CHICAGO (WLS) -- A young coronavirus survivor is back home after spending 54 days in the hospital, 22 of which were on a ventilator. Now she's back home - and dancing!
Yuli Diaz spent her 23rd birthday in the hospital fighting the COVID-19.
"Just being back with my family. Really great they didn't have to... that this is what I have, a celebration instead of something worse," said Diaz, who has diabetes. "Just thankful that I'm here ready to party."
Since she didn't get a celebration, Diaz's family held a party complete with Mariachis, a red carpet, balloons, wine glasses, wine, and according to her grandpa, tequila. They waited weeks to celebrate, especially after they say she came eerily close to dying.
"I know at one point the ventilator was doing 70% of my breathing. I only did 30%. So it is really scary," said Diaz, who is studying to be an X-ray technician. "I know from the floor I was on a lot of people didn't make it out. I was one of the few."
Diaz got a severe headache and fever on April 14, according to her mom. Her family says she was admitted to Loyola University Medical Center later that month.
Since she's studying to be a X-ray technician, Diaz said she saw "familiar faces" at Loyola. Her medical training, which she hopes to complete in May, gave her some basic medical knowledge as well.
"The knowledge I had at that time made it easier for me to understand, and I wasn't as scared as when they would tell me things," she said.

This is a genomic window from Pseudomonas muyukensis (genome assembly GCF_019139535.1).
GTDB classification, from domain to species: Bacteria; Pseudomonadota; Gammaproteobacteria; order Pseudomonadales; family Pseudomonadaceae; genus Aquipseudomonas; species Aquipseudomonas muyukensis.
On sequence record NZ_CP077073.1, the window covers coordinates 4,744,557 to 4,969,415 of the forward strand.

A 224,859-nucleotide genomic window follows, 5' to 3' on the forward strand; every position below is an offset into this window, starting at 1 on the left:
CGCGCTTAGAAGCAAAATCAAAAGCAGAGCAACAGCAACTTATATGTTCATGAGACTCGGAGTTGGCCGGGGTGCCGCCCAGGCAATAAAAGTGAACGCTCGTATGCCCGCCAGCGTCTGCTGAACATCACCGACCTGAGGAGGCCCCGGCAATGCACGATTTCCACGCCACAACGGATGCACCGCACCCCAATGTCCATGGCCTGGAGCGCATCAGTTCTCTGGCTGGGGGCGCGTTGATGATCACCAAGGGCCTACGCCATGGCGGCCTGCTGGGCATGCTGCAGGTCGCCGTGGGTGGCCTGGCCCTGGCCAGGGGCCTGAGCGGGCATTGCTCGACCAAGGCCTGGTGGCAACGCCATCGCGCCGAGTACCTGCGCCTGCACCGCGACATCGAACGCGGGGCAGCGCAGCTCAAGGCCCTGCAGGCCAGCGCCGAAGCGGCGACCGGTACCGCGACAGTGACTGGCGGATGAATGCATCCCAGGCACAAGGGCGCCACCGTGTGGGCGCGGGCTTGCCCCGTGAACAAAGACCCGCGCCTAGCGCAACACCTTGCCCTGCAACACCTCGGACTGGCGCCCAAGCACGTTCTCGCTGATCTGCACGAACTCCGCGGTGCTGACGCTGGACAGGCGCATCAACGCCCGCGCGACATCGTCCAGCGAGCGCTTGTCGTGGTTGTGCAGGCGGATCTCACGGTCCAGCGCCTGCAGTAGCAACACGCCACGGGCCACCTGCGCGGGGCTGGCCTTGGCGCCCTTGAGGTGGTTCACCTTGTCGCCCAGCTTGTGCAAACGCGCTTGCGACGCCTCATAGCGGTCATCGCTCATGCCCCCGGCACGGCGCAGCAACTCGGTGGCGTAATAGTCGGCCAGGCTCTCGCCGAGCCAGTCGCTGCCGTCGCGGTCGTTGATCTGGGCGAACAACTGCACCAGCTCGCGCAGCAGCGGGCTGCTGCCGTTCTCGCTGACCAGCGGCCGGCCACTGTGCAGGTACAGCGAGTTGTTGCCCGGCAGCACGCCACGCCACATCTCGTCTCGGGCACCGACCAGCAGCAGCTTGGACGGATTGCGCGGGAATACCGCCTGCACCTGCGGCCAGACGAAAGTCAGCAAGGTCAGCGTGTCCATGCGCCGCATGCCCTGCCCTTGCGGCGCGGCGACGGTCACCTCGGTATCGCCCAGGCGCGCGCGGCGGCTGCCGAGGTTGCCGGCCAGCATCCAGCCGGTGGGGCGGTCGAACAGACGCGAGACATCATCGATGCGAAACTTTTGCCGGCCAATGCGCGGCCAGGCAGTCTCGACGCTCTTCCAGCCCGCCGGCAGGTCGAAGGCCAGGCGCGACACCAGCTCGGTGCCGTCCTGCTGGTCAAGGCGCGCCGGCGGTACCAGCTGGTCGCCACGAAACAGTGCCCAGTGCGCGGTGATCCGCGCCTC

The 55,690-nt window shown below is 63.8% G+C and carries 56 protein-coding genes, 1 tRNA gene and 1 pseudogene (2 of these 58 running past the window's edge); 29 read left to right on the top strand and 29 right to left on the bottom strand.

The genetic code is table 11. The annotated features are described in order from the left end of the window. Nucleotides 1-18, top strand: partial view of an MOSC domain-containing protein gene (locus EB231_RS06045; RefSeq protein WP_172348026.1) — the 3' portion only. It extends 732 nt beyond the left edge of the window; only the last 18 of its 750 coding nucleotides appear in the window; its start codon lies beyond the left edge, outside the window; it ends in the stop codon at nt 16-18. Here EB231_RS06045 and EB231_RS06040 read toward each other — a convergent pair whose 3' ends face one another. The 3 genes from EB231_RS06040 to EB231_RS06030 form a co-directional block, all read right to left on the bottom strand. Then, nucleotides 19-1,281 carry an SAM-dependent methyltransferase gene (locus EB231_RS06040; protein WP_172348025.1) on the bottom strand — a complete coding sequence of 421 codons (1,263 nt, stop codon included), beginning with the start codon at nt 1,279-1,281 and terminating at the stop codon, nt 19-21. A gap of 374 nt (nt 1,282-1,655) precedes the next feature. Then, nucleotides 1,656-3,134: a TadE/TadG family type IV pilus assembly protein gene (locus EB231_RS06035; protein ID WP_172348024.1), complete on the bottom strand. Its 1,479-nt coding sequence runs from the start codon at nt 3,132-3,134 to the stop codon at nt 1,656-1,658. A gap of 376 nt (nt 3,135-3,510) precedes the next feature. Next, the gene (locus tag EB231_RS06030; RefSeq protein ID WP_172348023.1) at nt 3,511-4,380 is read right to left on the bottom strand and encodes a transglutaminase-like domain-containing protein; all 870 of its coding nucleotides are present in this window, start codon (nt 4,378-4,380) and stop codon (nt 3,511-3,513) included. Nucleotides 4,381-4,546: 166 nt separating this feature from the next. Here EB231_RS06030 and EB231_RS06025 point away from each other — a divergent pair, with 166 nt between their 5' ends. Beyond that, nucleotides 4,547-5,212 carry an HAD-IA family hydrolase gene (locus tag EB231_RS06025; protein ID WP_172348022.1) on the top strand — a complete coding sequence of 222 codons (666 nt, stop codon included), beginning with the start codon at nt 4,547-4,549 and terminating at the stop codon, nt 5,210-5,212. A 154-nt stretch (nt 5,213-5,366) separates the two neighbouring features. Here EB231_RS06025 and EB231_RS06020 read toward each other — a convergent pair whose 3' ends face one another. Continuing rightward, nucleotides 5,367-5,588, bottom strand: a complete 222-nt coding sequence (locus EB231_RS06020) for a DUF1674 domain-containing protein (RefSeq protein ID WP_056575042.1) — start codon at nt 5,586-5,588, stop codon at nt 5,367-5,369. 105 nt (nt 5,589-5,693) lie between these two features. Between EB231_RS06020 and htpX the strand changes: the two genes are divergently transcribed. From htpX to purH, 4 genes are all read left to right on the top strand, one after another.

But her family worried she was on the brink of death too.
"It got to the point where we were allowed to say our farewells. Things got...she doesn't know how bad it got," said Denise Sandoval, Diaz's aunt.
But DIaz eventually improved, even celebrating her 23rd birthday in the hospital on June 2.
"I got a popsicle on my birthday. I was barely starting to be able to eat and they were like, 'What do you want?' I'm like, 'I just want a popsicle, something cold,'" she recalled.
After time at Loyola Medical Center, Diaz was transferred to the Shirley Ryan Ability Lab, where she learned to walk, drink, eat and talk again. She spent nearly three weeks recovering.
When she was discharged Thursday, Diaz's family threw a huge party in Cicero, complete with a parade and tears.
"This moment here with my family is great," Diaz said. "I originally didn't want anything and then at the end I was just crying like a baby. It means a lot for my family being here, some neighbors."
Diaz plans to spend the next few months cautiously recovering, warning that COVID-19 can impact anyone.
"You really have to take is seriously at any age," she said.
Now she is focused on looking ahead to complete her goals.
"I want to finish school and travel still," she said, choking back tears. "And be around my family. I just want to let everyone out there know that you can fight it, you can win it, like me, back out here dancing again."